When an insecure bully starts in on you, just let it run off, like water off a duck’s back. Don’t let that abusive person in your world get into your head and tell you who you are! Whenever someone is pouring on the verbal abuse, they might as well wear a sign around their neck that says, ‘I’m feeling small and scared. Let me stomp on you to make me feel big and strong.’

In response, you can do some self-talk like this: ‘Watch out bully! I have a brain and I know how to use it!’

When someone is in bully mode, their view of you is not correct. It is our own fears that maybe they are right—we really are a [insert bad word] that causes us to cave and want to slink away.

Separate yourself from the bully in whatever way is best in the situation, but remember that you are a human just as much as s/he is, and that automatically qualifies you to hold your own opinion. You are ‘As good as the best, but no better than the rest.’

Wishing you Safe Passages!

Resource –

*Disclaimer: This post addresses garden-variety verbal abuse in our everyday lives. It is not meant to be the only response to a violent abuser.

Beyond Half Full. . .

I have a client who knocked my socks off last week with a story.

She was at this conference and the keynote speaker hefted a half glass of water at arms’ length for all to see. Everyone expected to hear the old question about our viewpoint on life—is the glass half full, or is it half empty? But the presenter didn’t go there. . .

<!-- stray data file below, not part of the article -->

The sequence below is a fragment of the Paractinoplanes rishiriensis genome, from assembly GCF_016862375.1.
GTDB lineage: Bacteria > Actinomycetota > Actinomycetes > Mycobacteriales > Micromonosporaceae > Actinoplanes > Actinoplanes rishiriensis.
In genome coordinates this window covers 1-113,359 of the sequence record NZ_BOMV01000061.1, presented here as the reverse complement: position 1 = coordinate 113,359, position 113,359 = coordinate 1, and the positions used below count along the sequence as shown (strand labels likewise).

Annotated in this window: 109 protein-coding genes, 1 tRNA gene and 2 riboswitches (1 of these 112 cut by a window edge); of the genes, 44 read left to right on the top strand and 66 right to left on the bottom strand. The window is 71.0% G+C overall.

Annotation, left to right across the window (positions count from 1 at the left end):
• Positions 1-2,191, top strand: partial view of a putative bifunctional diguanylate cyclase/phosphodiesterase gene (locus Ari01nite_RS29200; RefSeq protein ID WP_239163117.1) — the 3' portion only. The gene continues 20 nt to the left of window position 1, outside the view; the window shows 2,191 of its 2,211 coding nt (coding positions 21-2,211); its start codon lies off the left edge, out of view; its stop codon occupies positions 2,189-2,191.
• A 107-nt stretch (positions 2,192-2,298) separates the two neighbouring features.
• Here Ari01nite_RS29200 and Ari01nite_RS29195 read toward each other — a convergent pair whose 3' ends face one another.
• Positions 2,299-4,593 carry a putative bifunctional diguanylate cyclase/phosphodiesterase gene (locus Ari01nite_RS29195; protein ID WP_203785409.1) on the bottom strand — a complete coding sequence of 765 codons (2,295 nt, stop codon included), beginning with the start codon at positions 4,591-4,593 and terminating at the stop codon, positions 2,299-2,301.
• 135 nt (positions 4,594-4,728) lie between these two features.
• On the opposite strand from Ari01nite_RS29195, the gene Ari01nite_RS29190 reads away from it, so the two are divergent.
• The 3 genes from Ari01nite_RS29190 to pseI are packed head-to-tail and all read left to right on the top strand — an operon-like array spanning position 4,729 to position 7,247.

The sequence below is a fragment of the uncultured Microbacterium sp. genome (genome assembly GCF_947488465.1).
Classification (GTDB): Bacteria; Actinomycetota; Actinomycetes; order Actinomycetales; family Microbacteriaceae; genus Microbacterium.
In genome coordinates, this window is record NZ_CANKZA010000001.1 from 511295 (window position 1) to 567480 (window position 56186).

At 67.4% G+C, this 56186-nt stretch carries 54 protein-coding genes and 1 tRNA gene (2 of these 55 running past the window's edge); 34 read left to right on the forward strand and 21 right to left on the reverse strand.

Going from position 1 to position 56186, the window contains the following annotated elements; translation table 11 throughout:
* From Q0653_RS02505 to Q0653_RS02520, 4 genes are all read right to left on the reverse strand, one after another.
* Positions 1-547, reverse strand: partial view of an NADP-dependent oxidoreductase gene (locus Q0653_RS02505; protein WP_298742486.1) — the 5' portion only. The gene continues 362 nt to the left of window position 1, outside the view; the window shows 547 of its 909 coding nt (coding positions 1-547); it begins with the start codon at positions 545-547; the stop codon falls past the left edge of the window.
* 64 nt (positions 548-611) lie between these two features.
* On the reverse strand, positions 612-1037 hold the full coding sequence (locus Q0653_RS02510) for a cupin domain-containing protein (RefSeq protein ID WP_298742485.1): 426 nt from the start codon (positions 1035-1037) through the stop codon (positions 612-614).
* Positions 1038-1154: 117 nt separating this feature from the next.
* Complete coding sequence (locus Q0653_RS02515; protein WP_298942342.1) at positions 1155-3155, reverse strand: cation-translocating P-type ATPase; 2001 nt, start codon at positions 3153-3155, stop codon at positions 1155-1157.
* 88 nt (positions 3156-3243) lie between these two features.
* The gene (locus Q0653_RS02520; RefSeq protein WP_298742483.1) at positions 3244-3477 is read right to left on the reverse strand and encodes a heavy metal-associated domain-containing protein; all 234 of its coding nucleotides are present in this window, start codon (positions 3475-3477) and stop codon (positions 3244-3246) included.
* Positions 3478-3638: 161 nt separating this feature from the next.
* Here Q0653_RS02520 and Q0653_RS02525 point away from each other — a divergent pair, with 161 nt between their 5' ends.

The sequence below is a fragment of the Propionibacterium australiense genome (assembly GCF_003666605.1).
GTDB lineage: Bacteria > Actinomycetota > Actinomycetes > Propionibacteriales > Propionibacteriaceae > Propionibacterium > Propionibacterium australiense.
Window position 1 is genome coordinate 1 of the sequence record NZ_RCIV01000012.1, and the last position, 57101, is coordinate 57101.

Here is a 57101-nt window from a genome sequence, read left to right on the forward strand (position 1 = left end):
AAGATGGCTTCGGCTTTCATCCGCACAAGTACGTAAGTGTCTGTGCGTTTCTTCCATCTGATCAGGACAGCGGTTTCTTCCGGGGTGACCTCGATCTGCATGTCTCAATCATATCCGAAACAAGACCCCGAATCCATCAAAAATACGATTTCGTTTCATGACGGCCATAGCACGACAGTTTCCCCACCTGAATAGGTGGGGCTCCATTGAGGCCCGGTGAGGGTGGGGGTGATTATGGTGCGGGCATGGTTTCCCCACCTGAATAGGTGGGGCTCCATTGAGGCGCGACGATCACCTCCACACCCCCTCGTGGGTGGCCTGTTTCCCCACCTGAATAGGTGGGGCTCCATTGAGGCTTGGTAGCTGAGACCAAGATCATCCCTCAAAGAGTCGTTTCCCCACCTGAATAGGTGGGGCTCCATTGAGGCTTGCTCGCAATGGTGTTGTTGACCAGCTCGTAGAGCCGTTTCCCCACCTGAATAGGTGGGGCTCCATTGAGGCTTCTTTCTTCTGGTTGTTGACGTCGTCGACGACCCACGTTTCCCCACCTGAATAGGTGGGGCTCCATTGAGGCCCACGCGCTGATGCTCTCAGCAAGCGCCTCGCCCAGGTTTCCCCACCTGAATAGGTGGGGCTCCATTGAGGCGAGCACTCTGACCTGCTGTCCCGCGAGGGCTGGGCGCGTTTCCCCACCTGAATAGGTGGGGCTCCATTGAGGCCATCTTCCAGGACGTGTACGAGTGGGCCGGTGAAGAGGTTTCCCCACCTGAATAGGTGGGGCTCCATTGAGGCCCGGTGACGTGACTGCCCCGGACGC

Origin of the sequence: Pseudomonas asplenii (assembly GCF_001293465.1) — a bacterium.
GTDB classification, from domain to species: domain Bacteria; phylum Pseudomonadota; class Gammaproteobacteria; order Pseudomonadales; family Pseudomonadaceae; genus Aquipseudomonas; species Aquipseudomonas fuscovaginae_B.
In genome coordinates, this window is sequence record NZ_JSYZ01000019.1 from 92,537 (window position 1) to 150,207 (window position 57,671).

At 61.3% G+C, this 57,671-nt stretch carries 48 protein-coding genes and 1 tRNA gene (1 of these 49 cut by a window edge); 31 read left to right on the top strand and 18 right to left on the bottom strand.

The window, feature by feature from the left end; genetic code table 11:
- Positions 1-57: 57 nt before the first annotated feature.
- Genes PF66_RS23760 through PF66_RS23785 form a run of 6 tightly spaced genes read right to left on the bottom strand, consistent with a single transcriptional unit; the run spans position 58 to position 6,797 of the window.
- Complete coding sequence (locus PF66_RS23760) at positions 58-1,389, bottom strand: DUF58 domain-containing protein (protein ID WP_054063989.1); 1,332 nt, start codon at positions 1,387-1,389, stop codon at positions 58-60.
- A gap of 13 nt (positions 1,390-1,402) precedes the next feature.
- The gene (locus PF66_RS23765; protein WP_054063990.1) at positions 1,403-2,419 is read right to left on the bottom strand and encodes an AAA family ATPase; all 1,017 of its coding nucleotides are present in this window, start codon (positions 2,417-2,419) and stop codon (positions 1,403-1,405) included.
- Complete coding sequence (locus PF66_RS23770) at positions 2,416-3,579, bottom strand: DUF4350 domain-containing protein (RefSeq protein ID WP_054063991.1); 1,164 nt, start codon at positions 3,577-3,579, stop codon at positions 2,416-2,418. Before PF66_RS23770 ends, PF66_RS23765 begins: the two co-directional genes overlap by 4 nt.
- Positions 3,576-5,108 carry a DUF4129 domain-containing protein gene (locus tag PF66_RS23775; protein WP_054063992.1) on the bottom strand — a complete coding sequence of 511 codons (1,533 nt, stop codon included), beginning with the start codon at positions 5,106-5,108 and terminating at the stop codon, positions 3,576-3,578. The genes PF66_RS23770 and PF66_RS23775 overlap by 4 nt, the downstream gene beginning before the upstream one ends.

Instead she asked, ‘How heavy is this glass of water?’

Image credit: captainzz / 123RF Stock Photo

Image credit: captainzz / 123RF Stock Photo

As attendees shouted out answers, she held up her hand to stop them. ‘It doesn’t matter,’ she continued. ‘What matters is how long you hold it.’

If you hold the glass for 5 minutes, the weight doesn’t matter at all.

If you hold the glass for 5 hours, you will feel numb and become stiff and achy.

If you hold it for 5 days, you will likely pass out and crash on the floor.

This water illustration captures perfectly the way we interact with our environment when under stress. Our systems were designed to absorb some stress without ill effects. However, in our ‘push-it-to-the-max’ society, we need to be aware that we are often stressed beyond our body’s capabilities. AND if we don’t sit up and take notice, it may kill us.  Literally.

So what’s a body to do?

Rewind to a graduate course I took in my master’s program. Our instructor told us that if we didn’t remember anything else—we should remember this. (It worked, see?)

‘After a stressful day,’ she exhorted, ‘you will be carrying around a cocktail of toxic chemicals dumped into your body by the stresses you’ve just experienced. The best thing you can do,’ she said, ‘is to go for a brisk run for just 5—that’s FIVE—minutes. That’s all. The burst of energy you get by running gives those chemicals somewhere to go and neutralizes their debilitating residue.’

Furthermore, she upped the ante even more by telling us that these potentially lethal stress hormones—unneutralized by the short burst of invigorating exercise—just hang in there and do their dastardly work against our major organs. The same major organs, mind you, that will ‘knock on the door’ one day to hand us one of the 10 deadly diseases that take us out the back door in a pine box.

Lesson learned–I still remember what she said. She got me. And I’m glad.